Vagueness and mathematical precision

R T Cook

Research output: Contribution to journalArticlepeer-review

32 Citations (Scopus)


One of the main reasons for providing formal semantics for languages is that the mathematical precision afforded by such semantics allows us to study and manipulate the formalization much more easily than if we were to study the relevant natural languages directly. Michael Tye and R.M. Sainsbury have argued that traditional set-theoretic semantics for vague languages are all but useless, however, since this mathematical precision eliminates the very phenomenon (vagueness) that we are trying to capture. Here we meet this objection by viewing formalization as a process of building models, not providing descriptions. When we are constructing models, as opposed to accurate descriptions, we often include in the model extra 'machinery' of some sort in order to facilitate our manipulation of the model. In other words, while some parts of a model accurately represent actual aspects of the phenomenon being modelled, other parts might be merely artefacts of the particular model. With this distinction in place, the criticisms of Sainsbury and Tye are easily dealt with--the precision of the semantics is artefactual and does not represent are real precision in vague discourse. Although this solution to this problem is independent of any particular semantics, a detailed account of how we would distinguish between representor and artefact within Dorothy Edgington's degree-theoretic semantics is presented.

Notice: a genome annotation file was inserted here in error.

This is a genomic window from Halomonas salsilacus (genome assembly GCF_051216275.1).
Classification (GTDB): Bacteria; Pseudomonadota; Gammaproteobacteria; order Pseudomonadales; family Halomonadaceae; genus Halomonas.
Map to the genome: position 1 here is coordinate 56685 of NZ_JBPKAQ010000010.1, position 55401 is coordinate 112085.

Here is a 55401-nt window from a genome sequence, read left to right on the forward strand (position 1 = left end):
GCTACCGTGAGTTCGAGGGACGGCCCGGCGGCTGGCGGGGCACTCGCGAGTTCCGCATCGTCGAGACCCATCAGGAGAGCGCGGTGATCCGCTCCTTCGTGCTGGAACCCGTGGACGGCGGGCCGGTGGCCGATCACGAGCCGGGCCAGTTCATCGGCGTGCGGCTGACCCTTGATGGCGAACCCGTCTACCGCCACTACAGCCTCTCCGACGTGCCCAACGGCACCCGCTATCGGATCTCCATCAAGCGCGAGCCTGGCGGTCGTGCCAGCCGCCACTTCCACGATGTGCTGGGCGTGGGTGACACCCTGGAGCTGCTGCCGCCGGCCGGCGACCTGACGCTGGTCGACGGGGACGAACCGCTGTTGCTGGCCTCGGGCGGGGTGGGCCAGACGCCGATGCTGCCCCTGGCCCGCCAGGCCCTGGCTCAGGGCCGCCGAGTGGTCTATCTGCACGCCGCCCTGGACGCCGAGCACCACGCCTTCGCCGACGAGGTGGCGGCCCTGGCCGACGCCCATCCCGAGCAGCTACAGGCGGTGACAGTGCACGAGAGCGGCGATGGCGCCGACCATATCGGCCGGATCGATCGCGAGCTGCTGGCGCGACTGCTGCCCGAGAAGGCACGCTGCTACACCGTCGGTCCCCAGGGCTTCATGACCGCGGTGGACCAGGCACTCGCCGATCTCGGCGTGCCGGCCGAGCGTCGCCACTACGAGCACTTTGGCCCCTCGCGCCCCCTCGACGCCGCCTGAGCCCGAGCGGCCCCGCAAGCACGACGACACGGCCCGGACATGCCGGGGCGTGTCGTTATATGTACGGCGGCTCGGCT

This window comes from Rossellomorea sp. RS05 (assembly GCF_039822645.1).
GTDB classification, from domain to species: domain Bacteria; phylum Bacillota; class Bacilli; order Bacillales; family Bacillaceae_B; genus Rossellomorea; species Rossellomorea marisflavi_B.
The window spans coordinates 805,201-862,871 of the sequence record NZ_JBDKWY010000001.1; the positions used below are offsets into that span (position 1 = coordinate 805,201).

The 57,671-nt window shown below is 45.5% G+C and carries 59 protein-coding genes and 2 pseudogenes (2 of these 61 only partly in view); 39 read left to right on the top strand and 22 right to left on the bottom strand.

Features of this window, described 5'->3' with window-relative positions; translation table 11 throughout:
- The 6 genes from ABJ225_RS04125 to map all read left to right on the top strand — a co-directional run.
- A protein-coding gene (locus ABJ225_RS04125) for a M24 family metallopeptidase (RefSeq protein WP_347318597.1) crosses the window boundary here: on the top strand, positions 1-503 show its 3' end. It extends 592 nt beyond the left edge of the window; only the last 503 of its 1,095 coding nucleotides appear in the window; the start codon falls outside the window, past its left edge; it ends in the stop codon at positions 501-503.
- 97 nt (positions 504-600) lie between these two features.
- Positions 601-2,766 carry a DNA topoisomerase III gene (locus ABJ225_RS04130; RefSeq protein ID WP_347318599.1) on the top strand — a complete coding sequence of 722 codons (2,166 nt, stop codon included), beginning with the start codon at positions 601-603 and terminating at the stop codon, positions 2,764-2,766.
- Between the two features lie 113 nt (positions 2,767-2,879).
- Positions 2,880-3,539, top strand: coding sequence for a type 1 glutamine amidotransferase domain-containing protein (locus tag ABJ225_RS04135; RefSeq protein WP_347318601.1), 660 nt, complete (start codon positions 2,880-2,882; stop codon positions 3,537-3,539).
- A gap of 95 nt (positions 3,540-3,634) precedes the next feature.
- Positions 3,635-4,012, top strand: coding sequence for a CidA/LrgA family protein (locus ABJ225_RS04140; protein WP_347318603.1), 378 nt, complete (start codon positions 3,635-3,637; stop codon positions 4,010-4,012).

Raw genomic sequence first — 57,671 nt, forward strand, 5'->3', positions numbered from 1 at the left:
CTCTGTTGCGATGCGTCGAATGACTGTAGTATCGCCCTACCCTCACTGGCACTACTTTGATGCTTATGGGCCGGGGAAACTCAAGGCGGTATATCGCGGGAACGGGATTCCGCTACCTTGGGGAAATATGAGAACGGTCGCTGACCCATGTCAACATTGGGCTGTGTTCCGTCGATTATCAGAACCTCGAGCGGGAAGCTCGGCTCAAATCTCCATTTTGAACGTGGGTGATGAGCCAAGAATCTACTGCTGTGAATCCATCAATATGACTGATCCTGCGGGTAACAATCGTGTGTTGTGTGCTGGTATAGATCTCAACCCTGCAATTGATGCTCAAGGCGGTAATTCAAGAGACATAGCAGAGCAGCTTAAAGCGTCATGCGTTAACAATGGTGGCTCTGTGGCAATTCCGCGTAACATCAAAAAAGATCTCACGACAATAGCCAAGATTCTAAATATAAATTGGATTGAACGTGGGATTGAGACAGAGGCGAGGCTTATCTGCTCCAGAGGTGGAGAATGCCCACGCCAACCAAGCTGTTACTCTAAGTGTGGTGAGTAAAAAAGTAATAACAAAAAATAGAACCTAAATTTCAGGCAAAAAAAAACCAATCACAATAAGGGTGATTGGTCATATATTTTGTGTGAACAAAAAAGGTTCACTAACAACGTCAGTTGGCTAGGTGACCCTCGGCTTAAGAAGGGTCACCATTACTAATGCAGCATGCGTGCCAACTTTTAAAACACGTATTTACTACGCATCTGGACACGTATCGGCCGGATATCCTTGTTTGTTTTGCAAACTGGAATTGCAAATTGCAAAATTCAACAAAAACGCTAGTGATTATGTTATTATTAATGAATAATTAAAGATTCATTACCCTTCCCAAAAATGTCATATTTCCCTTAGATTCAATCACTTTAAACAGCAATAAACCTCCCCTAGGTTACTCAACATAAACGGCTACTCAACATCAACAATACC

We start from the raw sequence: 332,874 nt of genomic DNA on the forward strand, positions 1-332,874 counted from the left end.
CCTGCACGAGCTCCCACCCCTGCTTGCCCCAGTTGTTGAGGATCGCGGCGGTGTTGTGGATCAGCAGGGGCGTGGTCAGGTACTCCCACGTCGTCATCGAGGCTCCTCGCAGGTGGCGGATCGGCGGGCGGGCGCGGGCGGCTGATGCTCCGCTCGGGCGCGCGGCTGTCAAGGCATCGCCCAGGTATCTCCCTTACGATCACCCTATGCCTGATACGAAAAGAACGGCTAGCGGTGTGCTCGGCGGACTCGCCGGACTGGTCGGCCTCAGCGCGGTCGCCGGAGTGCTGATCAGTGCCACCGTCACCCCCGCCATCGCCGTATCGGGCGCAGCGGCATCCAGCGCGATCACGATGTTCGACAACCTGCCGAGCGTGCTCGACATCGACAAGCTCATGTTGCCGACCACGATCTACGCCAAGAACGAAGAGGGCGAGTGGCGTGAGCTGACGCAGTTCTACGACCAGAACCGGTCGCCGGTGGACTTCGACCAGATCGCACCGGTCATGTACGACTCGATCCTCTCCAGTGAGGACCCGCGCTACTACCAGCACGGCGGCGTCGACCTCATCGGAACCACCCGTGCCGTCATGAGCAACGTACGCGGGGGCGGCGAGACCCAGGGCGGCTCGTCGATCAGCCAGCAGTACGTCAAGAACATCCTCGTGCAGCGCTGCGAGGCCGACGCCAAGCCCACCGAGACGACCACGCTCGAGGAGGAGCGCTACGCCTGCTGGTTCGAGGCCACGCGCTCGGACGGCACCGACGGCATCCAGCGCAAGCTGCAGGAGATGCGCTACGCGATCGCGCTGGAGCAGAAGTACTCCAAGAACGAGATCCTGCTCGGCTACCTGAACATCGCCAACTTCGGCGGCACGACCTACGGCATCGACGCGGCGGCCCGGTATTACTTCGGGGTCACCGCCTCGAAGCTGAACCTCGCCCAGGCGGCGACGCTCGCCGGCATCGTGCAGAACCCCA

Original languageEnglish
Pages (from-to)225-247
Number of pages23
Publication statusPublished - Apr 2002


Dive into the research topics of 'Vagueness and mathematical precision'. Together they form a unique fingerprint.

Cite this